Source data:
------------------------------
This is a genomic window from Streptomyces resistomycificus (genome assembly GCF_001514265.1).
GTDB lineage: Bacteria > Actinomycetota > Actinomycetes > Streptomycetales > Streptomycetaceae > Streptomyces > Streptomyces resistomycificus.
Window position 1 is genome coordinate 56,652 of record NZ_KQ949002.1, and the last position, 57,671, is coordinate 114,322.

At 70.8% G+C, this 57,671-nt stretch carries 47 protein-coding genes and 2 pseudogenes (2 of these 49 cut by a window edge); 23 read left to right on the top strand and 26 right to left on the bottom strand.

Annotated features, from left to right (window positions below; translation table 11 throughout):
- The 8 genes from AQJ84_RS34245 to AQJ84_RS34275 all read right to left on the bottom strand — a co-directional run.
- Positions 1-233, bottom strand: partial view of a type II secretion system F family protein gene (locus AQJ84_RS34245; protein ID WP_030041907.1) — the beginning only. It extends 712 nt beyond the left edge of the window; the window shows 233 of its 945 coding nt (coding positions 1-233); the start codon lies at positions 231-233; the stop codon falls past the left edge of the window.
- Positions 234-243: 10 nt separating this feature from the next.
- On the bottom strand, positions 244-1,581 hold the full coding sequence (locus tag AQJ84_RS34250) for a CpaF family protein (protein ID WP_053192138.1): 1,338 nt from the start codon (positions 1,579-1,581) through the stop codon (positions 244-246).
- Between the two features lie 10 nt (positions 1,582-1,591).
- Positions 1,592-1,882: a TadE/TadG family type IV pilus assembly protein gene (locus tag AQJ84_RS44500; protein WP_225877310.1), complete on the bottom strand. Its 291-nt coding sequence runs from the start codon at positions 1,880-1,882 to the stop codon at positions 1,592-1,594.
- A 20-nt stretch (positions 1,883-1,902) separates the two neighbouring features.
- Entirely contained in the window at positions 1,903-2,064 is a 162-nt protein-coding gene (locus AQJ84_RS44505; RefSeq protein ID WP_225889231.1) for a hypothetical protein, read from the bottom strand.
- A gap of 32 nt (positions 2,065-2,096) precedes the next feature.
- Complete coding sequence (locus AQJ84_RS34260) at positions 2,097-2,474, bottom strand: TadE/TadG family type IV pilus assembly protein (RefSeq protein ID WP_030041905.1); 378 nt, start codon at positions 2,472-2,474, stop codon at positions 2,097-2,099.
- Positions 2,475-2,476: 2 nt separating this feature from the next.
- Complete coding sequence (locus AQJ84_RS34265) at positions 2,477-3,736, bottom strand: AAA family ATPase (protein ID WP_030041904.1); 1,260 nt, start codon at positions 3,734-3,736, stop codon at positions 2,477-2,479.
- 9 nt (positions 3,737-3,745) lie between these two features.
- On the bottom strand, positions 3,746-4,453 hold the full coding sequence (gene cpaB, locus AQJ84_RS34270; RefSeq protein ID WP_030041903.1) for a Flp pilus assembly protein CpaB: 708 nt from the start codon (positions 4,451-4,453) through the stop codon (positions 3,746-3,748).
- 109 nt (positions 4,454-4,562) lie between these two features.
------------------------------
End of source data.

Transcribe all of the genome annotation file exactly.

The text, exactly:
This is a genomic window from Streptomyces resistomycificus (genome assembly GCF_001514265.1).
GTDB lineage: Bacteria > Actinomycetota > Actinomycetes > Streptomycetales > Streptomycetaceae > Streptomyces > Streptomyces resistomycificus.
Window position 1 is genome coordinate 56,652 of record NZ_KQ949002.1, and the last position, 57,671, is coordinate 114,322.

At 70.8% G+C, this 57,671-nt stretch carries 47 protein-coding genes and 2 pseudogenes (2 of these 49 cut by a window edge); 23 read left to right on the top strand and 26 right to left on the bottom strand.

Annotated features, from left to right (window positions below; translation table 11 throughout):
- The 8 genes from AQJ84_RS34245 to AQJ84_RS34275 all read right to left on the bottom strand — a co-directional run.
- Positions 1-233, bottom strand: partial view of a type II secretion system F family protein gene (locus AQJ84_RS34245; protein ID WP_030041907.1) — the beginning only. It extends 712 nt beyond the left edge of the window; the window shows 233 of its 945 coding nt (coding positions 1-233); the start codon lies at positions 231-233; the stop codon falls past the left edge of the window.
- Positions 234-243: 10 nt separating this feature from the next.
- On the bottom strand, positions 244-1,581 hold the full coding sequence (locus tag AQJ84_RS34250) for a CpaF family protein (protein ID WP_053192138.1): 1,338 nt from the start codon (positions 1,579-1,581) through the stop codon (positions 244-246).
- Between the two features lie 10 nt (positions 1,582-1,591).
- Positions 1,592-1,882: a TadE/TadG family type IV pilus assembly protein gene (locus tag AQJ84_RS44500; protein WP_225877310.1), complete on the bottom strand. Its 291-nt coding sequence runs from the start codon at positions 1,880-1,882 to the stop codon at positions 1,592-1,594.
- A 20-nt stretch (positions 1,883-1,902) separates the two neighbouring features.
- Entirely contained in the window at positions 1,903-2,064 is a 162-nt protein-coding gene (locus AQJ84_RS44505; RefSeq protein ID WP_225889231.1) for a hypothetical protein, read from the bottom strand.
- A gap of 32 nt (positions 2,065-2,096) precedes the next feature.
- Complete coding sequence (locus AQJ84_RS34260) at positions 2,097-2,474, bottom strand: TadE/TadG family type IV pilus assembly protein (RefSeq protein ID WP_030041905.1); 378 nt, start codon at positions 2,472-2,474, stop codon at positions 2,097-2,099.
- Positions 2,475-2,476: 2 nt separating this feature from the next.
- Complete coding sequence (locus AQJ84_RS34265) at positions 2,477-3,736, bottom strand: AAA family ATPase (protein ID WP_030041904.1); 1,260 nt, start codon at positions 3,734-3,736, stop codon at positions 2,477-2,479.
- 9 nt (positions 3,737-3,745) lie between these two features.
- On the bottom strand, positions 3,746-4,453 hold the full coding sequence (gene cpaB, locus AQJ84_RS34270; RefSeq protein ID WP_030041903.1) for a Flp pilus assembly protein CpaB: 708 nt from the start codon (positions 4,451-4,453) through the stop codon (positions 3,746-3,748).
- 109 nt (positions 4,454-4,562) lie between these two features.